A primary caregiver has a tremendous emotional stake in meeting his or her responsibilities to his loved one. Although taking care of the physical needs of someone who has Alzheimer’s is challenging, a survey of caregivers revealed that their biggest challenge was grief.
When you are a caregiver, your grief is anticipatory. Once you’ve heard the diagnosis and accepted the inevitable outcome, you can’t help but grieve about the future. The future looks bleak, and you may want to grab time and make it stand still.
My first reaction after hearing the Alzheimer’s diagnosis was, “There is medicine for that, isn’t there?” I had paid scant attention to Alzheimer’s, but had heard that treatments had been developed. It was a real wake up call to find out the treatment for Alzheimer’s only helps with symptoms and does not slow down, much less stop, the disease.
Grief for a caregiver is also ambiguous, without a defined beginning or end. You may not begin to grieve until you’ve completed tests to rule out treatable conditions. Since Alzheimer’s is often diagnosed by ruling out other possibilities, you may go through a time when you think that what your loved one has will get better with time. Some of the theories we heard: depression, low blood sugar, vitamin B deficiency, stroke. It’s pretty bad when you latch onto the possibility of a stroke. Yes, strokes are bad, but there is hope that you can recover from a stroke.
After all the tests, and treatments for other possible conditions, Jim continued to lose more skills. So when did the grieving process begin? I’m just not sure. Was it the day he asked me to tune his guitar? Jim was a master musician who played by ear and it always seemed magical to me how he could hear the slightest nuance when something was out of tune. Me, I can’t tune a guitar, never could, and never will be able to, and Jim should have known that. Could it have been the day I realized he could no longer read the books he loved? Maybe it was the time he couldn’t remember how to work the remote control.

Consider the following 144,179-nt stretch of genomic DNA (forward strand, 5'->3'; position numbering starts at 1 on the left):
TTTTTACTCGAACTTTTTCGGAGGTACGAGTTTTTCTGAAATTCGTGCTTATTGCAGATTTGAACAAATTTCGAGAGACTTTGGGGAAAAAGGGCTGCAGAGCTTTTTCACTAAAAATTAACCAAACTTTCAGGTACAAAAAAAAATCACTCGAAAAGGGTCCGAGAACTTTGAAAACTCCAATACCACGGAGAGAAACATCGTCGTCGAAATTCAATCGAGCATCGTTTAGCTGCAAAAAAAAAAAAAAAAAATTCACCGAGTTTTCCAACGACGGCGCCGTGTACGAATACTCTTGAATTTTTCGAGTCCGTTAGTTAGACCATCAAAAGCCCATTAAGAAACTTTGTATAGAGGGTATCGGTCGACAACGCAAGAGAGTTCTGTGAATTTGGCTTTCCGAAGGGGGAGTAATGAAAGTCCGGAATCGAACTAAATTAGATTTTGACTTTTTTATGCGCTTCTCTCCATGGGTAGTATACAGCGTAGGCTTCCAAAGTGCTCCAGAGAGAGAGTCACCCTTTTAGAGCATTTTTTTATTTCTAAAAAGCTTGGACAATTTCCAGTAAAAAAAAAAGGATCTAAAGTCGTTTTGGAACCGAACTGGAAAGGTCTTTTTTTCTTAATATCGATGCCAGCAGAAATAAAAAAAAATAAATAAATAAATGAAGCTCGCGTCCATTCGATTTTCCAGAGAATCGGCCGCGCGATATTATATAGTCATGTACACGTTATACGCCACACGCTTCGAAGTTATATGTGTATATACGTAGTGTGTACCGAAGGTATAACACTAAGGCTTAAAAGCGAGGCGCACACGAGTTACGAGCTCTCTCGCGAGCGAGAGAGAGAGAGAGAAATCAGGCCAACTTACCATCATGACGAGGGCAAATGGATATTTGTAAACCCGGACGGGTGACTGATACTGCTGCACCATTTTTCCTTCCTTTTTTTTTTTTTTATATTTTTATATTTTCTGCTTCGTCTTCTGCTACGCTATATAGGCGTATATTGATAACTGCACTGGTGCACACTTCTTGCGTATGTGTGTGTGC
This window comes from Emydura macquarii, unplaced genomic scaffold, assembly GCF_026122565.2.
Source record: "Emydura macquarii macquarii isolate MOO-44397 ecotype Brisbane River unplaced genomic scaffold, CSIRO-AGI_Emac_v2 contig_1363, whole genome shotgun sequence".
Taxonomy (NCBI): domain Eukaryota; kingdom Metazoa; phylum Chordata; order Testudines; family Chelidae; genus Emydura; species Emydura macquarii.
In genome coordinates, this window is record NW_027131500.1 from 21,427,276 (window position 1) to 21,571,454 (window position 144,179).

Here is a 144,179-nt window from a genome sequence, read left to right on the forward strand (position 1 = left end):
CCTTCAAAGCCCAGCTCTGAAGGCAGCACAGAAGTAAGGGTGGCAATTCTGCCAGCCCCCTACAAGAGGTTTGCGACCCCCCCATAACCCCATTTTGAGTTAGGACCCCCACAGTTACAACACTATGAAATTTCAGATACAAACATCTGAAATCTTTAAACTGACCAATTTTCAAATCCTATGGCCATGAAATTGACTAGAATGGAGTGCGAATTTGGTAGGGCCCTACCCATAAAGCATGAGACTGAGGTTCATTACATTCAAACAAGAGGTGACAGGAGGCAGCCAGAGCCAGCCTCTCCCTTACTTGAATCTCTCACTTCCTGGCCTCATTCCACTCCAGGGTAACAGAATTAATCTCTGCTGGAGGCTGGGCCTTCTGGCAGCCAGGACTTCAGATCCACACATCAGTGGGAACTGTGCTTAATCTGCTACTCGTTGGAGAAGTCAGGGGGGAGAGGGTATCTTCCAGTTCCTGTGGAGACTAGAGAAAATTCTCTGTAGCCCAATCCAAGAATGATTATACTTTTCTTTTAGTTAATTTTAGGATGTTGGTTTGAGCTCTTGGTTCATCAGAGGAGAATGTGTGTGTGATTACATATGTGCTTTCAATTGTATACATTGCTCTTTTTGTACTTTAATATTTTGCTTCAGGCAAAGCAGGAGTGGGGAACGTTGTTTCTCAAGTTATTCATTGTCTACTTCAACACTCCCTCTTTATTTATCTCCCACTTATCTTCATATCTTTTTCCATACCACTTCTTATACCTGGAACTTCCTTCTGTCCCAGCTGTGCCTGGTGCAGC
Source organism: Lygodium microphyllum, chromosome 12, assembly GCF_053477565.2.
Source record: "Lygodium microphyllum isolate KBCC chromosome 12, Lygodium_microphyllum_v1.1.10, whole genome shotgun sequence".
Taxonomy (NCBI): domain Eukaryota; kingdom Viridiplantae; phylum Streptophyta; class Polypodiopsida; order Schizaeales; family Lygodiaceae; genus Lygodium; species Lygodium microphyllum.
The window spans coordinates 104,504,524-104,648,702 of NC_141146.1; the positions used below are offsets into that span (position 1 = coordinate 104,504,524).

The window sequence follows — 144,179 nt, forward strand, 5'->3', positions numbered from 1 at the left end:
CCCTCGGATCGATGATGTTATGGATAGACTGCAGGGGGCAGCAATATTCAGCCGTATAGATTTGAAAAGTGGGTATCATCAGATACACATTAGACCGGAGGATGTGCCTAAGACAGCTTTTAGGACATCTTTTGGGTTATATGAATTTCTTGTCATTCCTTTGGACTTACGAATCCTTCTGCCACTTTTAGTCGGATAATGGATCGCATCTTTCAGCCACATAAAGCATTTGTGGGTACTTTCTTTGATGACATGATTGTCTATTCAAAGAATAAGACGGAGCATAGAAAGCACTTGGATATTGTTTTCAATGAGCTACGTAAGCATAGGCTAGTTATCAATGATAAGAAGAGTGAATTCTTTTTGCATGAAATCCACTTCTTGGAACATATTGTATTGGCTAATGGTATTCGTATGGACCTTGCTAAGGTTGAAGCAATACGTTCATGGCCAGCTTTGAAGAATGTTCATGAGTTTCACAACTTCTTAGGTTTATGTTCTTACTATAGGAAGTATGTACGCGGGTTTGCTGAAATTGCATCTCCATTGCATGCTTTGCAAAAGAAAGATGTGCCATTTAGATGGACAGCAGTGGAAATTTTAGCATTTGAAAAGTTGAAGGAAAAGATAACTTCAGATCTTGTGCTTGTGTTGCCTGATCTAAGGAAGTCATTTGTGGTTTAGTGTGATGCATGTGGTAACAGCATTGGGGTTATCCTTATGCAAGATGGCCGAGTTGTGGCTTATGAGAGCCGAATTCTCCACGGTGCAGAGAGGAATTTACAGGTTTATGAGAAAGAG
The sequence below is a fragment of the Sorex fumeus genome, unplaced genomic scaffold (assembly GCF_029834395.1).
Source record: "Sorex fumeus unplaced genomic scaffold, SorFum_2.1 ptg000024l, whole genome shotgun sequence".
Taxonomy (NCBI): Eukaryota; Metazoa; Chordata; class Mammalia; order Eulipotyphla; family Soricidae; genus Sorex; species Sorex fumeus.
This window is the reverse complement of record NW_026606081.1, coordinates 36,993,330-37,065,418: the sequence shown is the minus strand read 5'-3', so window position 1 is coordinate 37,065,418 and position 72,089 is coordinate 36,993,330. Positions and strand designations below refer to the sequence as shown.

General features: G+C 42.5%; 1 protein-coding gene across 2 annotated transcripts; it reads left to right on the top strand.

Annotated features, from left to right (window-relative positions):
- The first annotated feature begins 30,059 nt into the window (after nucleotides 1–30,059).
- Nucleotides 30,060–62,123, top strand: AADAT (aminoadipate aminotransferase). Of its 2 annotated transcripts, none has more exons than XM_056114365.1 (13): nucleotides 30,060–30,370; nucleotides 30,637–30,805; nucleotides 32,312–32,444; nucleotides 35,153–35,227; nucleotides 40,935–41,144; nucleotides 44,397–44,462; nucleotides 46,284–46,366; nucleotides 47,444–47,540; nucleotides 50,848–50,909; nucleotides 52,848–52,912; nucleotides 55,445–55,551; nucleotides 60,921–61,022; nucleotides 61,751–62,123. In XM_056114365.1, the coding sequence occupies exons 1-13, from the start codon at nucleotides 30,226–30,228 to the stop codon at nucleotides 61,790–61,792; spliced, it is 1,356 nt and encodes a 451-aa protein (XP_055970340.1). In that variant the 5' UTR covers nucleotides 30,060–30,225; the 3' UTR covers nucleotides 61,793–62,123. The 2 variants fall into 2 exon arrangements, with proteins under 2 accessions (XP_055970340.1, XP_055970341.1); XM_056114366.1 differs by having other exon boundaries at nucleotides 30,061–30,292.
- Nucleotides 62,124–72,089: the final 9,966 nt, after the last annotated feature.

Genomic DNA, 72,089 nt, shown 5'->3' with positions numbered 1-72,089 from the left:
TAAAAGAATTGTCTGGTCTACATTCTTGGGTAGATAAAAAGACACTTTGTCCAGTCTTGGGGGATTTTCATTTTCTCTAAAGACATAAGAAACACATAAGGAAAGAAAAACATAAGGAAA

I really don’t remember the day when the grieving started, and I can’t remember when it stopped. All I know is that it was always there right beside me throughout the years of dementia and loss. It didn’t even stop when he died. I know a lot of people say their grieving is done before death happens. Well, it didn’t work that way for me. Death was another loss in a series of losses. I wasn’t able to shut the grief off magically.
It’s often the little things that remind me of the great big hole Jim left behind. After I figured all the grieving was finished, and I’d put it behind me, I noticed it at odd times. There was the day I decided to donate his clothes to charity. Yeah, I know I should have done it sooner. I could have given away his clothes once I realized he wouldn’t be wearing anything other than sweatpants, T-shirts, or sweatshirts. No, I waited. I was doing pretty good until I came across his very favorite shirt. I just couldn’t part with it. Maybe some day I’ll be able to, but it felt like trying to let go of his memory and I wasn’t ready.
That’s the thing about grief. It’s personal and lives inside of us. No one can make another person let go of the grief until it is time. You won’t wake up one morning and find that the grief has just gone away. Nope. It leaves when it’s good and ready.
The thing about grief is, you learn to live with it until you can live without it. Eventually, you begin to look forward to the day, to life, and have a greater appreciation of family and friends. You have learned that time is much too precious to waste, and you refuse to let unbridled grief steal it away. The best way to honor the memory of a person you loved and lost is to live life to the fullest.
Copyright (c) July 2013 by L.S. Fisher